Colonialism and the expansion of empires

Tobacco pipe crate stencil, Kumasi via Takoradi

Made for John Pollock & Company, Manchester, 1950s

Object number 2001.281
Purchased from Gordon Pollock

See this object at the Museum of Science & Industry (MOSI) This object may not always be on display. Please check with the venue before visiting.

Tobacco pipe crate stencil, Kumasi via Takoradi

This stencil was used to mark crates containing clay pipes made by John Pollock & Company. They were exported to Kumasi, which is now in Ghana. Kumasi, the capital of the Ashanti kingdom, was located on the main north-south trade routes and was an important commercial centre. Britain had been in conflict with the Ashanti people during the 1800s to try and reduce Ashanti influence and open up new trade routes. In 1874, Britain defeated the Ashanti and gained some influence, but it was not until the region was absorbed into the Gold Coast Colony in 1901 that Britain took control of trade in the region.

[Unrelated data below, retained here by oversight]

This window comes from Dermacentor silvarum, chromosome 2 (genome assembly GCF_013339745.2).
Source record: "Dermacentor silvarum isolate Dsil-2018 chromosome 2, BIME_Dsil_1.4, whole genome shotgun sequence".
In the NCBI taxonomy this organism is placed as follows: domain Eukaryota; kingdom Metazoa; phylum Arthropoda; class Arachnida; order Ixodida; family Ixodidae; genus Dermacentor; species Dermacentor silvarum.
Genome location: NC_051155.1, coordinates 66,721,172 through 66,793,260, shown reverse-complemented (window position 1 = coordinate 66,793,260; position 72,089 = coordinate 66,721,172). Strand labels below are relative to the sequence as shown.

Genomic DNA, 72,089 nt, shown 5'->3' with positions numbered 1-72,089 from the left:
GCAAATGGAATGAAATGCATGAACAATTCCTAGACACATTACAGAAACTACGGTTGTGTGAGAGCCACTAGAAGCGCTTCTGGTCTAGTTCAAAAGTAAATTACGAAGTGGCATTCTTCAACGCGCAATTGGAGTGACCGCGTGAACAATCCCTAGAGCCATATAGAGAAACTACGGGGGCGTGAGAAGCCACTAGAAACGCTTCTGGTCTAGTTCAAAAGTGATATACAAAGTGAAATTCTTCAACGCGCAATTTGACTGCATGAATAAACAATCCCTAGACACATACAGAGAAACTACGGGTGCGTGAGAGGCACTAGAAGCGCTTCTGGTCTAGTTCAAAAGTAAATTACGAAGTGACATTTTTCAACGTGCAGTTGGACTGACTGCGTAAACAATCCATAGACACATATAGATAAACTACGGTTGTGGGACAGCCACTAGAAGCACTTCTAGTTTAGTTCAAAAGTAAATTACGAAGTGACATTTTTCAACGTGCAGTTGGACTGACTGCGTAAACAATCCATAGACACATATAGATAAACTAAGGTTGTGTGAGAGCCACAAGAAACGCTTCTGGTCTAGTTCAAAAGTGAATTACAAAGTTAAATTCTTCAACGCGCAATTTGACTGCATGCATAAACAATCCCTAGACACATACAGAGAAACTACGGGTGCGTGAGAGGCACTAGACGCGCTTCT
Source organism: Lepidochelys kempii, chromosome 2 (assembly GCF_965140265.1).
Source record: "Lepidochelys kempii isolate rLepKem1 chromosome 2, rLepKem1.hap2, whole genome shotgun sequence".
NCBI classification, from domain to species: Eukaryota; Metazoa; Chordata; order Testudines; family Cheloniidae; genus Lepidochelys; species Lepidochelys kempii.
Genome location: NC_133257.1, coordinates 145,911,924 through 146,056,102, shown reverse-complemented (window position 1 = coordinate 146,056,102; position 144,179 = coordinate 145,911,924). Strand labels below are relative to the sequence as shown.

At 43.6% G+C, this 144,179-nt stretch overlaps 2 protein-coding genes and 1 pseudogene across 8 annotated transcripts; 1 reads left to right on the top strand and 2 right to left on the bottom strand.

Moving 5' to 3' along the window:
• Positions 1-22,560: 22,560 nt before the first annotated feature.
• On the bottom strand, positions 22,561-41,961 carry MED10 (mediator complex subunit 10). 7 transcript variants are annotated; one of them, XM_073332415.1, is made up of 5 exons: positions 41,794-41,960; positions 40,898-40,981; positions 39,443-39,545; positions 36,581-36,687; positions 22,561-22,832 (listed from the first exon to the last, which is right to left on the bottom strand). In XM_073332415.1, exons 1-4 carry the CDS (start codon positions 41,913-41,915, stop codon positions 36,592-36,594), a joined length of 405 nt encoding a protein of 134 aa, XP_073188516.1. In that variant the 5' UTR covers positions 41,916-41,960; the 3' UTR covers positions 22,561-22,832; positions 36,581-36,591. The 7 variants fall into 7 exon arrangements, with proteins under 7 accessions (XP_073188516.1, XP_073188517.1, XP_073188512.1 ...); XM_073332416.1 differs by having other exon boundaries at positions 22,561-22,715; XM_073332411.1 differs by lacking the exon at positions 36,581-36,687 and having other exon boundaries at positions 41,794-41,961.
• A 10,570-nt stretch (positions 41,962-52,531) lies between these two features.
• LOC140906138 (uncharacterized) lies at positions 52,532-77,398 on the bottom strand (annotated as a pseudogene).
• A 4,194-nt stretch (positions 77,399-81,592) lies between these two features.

Clay pipes were first made in Britain in the mid-1500s when tobacco was introduced from the USA. As tobacco became more available and cheaper to buy, smoking became fashionable and manufacturing increased. Clay pipes were one of the commodities exported to west Africa and traded for enslaved people as the first leg of the triangular trade, with the third leg bringing American and Caribbean tobacco back to Britain. The popularity of clay pipes in Britain declined from the early 1900s, but exports to west Africa continued into the 1950s.

This information was provided by curators from the Museum of Science & Industry (MOSI).